As for PS->CV, most games can run on either regular or Super Action controllers, but some games only work on SA. Other games, like The Activision Decathlon and Q*Bert's Qubes REQUIRE a Standard CV joystick. they don't run right on Super Action controllers.

 

Finally there needs to be a DB9 (or for the 5200) DB15 adapter for using simultaneous keypad action. Also, it could work with both digital and analog controls since the PS Dual Shock 1 and PS2 dual Shock 2 has both analog and digital directions, the 5200 can even have twin analog/twin digital for Robotron and Space Dungeon outputting to 2 separate 5200 ports.

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Auto Racing is actually not bad with an 8-way dpad. You can make tight turns without the risk of oversteering. That's the more common version with "realistic" right/left steering. An analog stick could work with some 16-way games; but it would have to be a powered adapter which is not ideal. Four-way and 2-way games work well with the Intellivision disc so its a matter of preference. The only game that might be helped with an 8-way dpad might be Snafu. The problem for me, is that modern controllers are left handed and I'm use to working the disc with my right thumb.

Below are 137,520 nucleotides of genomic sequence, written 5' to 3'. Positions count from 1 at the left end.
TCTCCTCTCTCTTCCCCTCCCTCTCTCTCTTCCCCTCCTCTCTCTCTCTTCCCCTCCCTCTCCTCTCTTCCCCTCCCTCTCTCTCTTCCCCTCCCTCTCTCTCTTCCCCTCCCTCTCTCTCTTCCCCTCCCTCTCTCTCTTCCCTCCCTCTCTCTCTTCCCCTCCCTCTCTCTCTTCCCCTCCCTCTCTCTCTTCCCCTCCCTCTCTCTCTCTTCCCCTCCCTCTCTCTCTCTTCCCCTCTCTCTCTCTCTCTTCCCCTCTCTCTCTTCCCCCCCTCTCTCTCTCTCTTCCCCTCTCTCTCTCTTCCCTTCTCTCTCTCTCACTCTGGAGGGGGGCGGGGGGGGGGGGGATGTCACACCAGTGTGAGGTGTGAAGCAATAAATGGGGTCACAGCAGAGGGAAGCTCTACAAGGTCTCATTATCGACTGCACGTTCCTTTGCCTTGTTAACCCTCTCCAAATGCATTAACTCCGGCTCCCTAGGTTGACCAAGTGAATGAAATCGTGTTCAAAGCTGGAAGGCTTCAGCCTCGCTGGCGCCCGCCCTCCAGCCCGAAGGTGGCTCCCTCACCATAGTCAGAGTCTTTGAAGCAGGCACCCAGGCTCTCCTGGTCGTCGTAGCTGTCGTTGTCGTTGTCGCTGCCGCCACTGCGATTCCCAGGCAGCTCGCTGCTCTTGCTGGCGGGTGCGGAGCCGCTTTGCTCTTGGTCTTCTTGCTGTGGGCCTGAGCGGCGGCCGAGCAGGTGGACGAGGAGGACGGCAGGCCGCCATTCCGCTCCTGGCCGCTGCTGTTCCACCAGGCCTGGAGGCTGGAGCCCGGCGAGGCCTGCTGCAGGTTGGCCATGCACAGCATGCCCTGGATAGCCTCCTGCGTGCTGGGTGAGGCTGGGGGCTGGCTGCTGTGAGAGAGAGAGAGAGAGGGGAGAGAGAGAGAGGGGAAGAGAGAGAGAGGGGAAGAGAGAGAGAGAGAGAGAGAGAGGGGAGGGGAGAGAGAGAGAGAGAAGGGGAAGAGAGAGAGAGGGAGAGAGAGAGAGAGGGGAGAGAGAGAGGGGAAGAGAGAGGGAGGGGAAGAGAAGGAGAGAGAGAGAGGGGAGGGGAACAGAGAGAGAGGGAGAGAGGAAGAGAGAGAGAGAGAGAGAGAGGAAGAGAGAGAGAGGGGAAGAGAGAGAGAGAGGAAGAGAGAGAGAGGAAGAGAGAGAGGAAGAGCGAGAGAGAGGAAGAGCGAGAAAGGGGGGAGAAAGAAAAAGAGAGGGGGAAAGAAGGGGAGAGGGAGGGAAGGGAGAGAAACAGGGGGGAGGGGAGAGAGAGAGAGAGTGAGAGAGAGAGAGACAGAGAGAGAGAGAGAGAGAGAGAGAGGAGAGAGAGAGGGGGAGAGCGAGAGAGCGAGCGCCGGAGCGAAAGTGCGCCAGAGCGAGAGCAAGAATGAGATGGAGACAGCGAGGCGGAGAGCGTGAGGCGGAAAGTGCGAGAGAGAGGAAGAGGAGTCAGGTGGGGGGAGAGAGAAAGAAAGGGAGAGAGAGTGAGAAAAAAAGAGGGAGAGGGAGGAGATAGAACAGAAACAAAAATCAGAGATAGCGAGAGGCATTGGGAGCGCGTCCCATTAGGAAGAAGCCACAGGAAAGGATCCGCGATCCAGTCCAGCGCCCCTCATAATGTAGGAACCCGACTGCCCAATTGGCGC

Edited by mr_me

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Auto Racing is actually not bad with an 8-way dpad. You can make tight turns without the risk of oversteering. That's the more common version with "realistic" right/left steering. An analog stick could work with some 16-way games; but it would have to be a powered adapter which is not ideal. Four-way and 2-way games work well with the Intellivision disc so its a matter of preference. The only game that might be helped with an 8-way dpad might be Snafu. The problem for me, is that modern controllers are left handed and I'm use to working the disc with my right thumb.

 

I agree about the right handed solution.